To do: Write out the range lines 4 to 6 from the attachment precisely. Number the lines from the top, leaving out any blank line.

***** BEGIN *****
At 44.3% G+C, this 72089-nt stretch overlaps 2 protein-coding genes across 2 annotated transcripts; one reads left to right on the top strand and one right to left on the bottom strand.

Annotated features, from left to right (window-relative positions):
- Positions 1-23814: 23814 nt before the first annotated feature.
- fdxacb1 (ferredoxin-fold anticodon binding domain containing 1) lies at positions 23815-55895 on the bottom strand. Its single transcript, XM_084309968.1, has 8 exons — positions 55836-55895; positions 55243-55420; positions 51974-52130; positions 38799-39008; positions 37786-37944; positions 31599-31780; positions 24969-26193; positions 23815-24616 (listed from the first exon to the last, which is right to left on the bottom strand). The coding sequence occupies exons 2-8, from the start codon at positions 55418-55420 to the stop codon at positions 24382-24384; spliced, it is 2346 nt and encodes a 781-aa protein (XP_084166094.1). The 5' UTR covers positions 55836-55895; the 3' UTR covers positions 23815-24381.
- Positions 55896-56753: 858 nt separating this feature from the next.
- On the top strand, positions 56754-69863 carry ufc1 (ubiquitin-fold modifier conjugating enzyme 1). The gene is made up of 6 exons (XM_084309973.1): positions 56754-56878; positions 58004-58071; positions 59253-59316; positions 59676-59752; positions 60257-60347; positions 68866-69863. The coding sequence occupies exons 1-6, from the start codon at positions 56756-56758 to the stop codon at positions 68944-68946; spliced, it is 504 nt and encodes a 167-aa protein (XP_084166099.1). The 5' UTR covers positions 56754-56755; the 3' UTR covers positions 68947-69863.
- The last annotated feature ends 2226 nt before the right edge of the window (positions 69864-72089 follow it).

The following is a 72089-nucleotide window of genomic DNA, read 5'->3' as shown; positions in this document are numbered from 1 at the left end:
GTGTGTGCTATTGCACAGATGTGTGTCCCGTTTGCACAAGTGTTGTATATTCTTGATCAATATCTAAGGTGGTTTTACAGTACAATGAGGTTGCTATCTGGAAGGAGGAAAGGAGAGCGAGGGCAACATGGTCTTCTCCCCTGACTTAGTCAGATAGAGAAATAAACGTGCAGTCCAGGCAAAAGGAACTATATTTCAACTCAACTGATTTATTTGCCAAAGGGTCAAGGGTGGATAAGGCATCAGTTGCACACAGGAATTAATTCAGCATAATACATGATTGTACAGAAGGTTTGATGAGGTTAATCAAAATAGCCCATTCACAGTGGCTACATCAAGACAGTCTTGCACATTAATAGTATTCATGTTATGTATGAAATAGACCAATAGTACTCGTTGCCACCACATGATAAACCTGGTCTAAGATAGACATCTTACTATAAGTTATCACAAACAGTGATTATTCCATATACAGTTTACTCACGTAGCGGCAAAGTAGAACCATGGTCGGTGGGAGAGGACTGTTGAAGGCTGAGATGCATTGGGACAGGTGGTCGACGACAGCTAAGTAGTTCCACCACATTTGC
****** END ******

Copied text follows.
- fdxacb1 (ferredoxin-fold anticodon binding domain containing 1) lies at positions 23815-55895 on the bottom strand. Its single transcript, XM_084309968.1, has 8 exons — positions 55836-55895; positions 55243-55420; positions 51974-52130; positions 38799-39008; positions 37786-37944; positions 31599-31780; positions 24969-26193; positions 23815-24616 (listed from the first exon to the last, which is right to left on the bottom strand). The coding sequence occupies exons 2-8, from the start codon at positions 55418-55420 to the stop codon at positions 24382-24384; spliced, it is 2346 nt and encodes a 781-aa protein (XP_084166094.1). The 5' UTR covers positions 55836-55895; the 3' UTR covers positions 23815-24381.
- Positions 55896-56753: 858 nt separating this feature from the next.
- On the top strand, positions 56754-69863 carry ufc1 (ubiquitin-fold modifier conjugating enzyme 1). The gene is made up of 6 exons (XM_084309973.1): positions 56754-56878; positions 58004-58071; positions 59253-59316; positions 59676-59752; positions 60257-60347; positions 68866-69863. The coding sequence occupies exons 1-6, from the start codon at positions 56756-56758 to the stop codon at positions 68944-68946; spliced, it is 504 nt and encodes a 167-aa protein (XP_084166099.1). The 5' UTR covers positions 56754-56755; the 3' UTR covers positions 68947-69863.